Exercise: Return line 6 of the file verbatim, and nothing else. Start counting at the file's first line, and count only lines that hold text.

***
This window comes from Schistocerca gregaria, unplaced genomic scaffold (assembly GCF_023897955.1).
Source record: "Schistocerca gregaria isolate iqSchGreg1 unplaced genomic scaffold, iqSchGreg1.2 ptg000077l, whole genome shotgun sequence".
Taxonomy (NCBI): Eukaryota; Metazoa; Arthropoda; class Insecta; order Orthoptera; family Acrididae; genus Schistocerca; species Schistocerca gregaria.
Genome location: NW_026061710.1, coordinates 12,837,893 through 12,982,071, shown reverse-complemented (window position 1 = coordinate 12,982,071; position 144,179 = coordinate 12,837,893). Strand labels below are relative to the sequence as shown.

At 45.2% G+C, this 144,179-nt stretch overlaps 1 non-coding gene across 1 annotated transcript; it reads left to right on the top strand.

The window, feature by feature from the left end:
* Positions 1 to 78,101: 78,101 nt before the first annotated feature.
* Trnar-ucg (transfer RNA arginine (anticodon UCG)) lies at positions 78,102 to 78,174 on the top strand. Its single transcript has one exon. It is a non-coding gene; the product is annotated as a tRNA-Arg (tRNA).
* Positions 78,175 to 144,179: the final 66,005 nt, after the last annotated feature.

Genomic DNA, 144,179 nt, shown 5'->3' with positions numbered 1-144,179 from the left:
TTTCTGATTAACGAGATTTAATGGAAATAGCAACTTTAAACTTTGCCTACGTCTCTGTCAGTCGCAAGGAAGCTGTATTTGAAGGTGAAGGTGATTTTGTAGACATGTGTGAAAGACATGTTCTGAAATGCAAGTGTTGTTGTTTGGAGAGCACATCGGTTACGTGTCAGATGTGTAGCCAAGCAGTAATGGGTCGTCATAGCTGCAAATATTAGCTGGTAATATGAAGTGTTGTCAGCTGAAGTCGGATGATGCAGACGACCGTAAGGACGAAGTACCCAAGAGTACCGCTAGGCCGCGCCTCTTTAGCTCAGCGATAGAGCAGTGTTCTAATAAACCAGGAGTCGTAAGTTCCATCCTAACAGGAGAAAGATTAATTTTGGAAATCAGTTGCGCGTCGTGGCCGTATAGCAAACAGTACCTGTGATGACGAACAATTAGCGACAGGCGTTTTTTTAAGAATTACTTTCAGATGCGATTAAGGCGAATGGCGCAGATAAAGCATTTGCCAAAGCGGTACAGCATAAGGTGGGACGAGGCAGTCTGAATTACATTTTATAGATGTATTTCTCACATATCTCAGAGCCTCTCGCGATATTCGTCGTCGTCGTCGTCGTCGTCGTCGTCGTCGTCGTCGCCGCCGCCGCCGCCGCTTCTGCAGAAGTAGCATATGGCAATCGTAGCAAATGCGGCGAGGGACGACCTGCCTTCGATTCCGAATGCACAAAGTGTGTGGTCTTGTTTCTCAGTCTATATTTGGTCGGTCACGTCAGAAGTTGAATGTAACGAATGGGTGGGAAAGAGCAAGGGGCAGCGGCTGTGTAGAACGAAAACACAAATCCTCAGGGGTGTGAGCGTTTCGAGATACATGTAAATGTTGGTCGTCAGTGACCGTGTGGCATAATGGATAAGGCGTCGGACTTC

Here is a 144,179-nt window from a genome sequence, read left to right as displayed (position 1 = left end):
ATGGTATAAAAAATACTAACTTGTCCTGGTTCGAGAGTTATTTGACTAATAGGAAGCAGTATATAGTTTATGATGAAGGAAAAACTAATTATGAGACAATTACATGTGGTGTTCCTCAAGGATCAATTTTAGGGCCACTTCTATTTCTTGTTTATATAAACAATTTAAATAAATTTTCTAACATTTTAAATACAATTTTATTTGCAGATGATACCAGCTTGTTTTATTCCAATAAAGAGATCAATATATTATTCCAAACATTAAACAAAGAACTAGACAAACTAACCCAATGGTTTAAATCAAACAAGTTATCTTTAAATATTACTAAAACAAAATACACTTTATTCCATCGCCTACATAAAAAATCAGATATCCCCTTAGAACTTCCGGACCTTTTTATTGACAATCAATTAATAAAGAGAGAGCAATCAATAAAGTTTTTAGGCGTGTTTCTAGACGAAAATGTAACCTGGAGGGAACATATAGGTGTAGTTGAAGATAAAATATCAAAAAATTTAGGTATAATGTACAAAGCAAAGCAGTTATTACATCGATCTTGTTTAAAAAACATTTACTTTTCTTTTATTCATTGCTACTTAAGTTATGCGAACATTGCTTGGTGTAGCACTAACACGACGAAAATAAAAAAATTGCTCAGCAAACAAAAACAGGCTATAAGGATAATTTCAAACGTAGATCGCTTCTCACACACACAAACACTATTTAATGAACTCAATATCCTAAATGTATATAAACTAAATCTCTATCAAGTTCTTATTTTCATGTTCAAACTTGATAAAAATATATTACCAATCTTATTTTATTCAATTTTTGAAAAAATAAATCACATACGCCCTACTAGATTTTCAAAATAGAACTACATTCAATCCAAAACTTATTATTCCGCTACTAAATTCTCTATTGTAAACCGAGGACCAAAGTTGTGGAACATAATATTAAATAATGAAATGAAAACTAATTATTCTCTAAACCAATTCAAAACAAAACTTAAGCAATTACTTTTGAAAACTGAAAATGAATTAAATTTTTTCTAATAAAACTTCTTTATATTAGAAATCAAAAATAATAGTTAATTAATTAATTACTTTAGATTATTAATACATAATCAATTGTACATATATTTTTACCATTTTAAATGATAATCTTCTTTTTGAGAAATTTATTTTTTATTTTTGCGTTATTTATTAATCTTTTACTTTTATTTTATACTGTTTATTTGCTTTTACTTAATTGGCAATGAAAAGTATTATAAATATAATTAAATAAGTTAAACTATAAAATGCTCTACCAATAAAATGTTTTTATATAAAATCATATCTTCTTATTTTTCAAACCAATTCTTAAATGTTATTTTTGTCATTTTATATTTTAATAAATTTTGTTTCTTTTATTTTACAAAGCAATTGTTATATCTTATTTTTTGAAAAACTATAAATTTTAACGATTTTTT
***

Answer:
The window, feature by feature from the left end: